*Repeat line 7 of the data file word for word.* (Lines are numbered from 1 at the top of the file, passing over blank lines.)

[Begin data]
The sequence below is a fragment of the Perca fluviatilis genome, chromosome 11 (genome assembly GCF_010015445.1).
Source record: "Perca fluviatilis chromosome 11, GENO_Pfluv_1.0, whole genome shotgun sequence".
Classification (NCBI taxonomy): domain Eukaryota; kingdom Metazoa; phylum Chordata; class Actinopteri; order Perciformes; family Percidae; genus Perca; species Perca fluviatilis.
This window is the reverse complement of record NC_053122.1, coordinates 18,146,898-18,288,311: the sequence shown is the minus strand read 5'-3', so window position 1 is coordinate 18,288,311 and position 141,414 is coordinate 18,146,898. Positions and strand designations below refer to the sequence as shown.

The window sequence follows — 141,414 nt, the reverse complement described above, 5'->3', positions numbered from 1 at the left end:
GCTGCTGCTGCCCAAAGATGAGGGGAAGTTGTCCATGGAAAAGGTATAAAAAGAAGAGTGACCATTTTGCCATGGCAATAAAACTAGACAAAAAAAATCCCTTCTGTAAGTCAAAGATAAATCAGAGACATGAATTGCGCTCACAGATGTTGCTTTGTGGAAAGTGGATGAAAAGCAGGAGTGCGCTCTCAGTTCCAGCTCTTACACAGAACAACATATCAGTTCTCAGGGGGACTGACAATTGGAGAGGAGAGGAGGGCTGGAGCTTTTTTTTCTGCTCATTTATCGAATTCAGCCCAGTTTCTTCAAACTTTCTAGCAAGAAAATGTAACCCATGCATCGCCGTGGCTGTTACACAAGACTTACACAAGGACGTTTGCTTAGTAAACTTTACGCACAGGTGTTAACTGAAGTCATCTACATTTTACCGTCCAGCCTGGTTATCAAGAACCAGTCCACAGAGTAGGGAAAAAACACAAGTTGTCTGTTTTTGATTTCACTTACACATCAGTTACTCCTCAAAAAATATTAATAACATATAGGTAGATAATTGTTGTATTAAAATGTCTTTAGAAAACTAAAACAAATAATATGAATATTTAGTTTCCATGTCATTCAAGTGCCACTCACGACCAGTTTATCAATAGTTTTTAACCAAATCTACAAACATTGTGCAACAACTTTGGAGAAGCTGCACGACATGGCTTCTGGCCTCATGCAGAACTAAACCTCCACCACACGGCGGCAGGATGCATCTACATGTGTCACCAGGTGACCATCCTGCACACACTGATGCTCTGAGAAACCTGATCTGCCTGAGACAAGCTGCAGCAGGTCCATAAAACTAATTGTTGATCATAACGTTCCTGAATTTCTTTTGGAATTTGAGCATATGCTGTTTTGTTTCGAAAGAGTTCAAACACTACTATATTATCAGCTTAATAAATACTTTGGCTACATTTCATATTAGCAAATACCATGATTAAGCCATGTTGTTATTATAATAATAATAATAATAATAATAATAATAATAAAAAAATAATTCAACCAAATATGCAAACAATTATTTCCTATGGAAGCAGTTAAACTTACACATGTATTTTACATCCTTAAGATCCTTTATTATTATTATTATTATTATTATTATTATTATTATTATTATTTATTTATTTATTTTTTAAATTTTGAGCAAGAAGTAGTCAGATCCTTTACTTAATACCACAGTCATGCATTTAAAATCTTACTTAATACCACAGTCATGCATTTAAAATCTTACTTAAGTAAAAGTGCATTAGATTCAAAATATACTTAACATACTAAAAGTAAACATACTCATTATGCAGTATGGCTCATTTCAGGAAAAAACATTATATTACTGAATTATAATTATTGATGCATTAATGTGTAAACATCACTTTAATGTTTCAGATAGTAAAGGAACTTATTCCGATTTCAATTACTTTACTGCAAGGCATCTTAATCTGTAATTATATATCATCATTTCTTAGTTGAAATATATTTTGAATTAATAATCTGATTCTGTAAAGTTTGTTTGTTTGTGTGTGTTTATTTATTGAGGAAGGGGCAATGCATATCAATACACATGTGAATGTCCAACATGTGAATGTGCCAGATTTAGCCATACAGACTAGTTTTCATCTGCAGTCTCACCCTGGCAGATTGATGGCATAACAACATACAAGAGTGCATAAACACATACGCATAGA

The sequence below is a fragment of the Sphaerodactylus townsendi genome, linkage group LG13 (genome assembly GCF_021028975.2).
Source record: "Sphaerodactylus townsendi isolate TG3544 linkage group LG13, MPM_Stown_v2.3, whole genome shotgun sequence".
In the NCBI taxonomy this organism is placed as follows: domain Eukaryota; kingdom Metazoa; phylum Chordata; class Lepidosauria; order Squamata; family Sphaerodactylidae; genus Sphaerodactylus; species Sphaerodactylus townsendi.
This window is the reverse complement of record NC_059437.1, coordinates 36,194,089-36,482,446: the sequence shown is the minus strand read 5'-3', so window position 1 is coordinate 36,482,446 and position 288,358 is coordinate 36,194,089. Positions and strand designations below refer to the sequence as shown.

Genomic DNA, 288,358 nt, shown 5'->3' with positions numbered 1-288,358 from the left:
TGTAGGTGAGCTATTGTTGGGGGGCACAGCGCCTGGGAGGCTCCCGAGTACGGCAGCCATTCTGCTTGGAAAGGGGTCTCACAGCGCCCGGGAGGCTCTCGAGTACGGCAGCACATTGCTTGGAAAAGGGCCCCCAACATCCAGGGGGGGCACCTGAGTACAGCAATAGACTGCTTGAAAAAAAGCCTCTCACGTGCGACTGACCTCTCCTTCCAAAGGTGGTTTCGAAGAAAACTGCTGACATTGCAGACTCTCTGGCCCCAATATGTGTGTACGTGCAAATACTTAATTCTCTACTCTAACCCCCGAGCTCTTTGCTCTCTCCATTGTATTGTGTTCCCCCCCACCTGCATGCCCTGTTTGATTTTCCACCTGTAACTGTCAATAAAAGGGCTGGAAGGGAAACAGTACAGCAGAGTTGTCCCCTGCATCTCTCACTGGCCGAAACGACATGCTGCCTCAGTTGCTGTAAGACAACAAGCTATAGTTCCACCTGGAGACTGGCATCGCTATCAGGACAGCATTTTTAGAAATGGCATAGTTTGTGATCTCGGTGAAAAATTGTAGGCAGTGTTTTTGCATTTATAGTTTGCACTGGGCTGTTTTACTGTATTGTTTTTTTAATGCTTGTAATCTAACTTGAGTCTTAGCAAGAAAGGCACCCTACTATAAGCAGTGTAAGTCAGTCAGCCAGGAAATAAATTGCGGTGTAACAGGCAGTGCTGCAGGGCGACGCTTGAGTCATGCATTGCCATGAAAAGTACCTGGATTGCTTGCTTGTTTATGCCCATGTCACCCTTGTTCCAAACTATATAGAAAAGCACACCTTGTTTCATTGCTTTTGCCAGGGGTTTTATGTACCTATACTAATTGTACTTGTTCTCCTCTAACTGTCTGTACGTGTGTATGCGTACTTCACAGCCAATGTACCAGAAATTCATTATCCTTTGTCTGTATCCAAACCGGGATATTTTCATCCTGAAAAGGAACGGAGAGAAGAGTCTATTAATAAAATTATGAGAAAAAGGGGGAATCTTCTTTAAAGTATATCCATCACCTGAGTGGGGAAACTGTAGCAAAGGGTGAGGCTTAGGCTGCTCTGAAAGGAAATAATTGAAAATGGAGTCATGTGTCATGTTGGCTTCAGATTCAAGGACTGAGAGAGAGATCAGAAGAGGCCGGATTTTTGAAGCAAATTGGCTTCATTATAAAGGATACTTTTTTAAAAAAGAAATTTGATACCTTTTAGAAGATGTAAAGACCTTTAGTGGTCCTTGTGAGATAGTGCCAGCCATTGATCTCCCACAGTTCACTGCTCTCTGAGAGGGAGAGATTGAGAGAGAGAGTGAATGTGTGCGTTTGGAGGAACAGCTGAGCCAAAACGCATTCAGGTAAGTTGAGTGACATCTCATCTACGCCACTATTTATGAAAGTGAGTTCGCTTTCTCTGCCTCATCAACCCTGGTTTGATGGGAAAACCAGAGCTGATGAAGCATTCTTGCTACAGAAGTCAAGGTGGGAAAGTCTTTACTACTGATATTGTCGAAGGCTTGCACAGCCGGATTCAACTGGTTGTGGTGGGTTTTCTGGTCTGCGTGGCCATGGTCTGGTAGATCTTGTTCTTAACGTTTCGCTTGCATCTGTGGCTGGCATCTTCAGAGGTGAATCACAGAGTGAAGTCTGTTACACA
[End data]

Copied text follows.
The sequence below is a fragment of the Sphaerodactylus townsendi genome, linkage group LG13 (genome assembly GCF_021028975.2).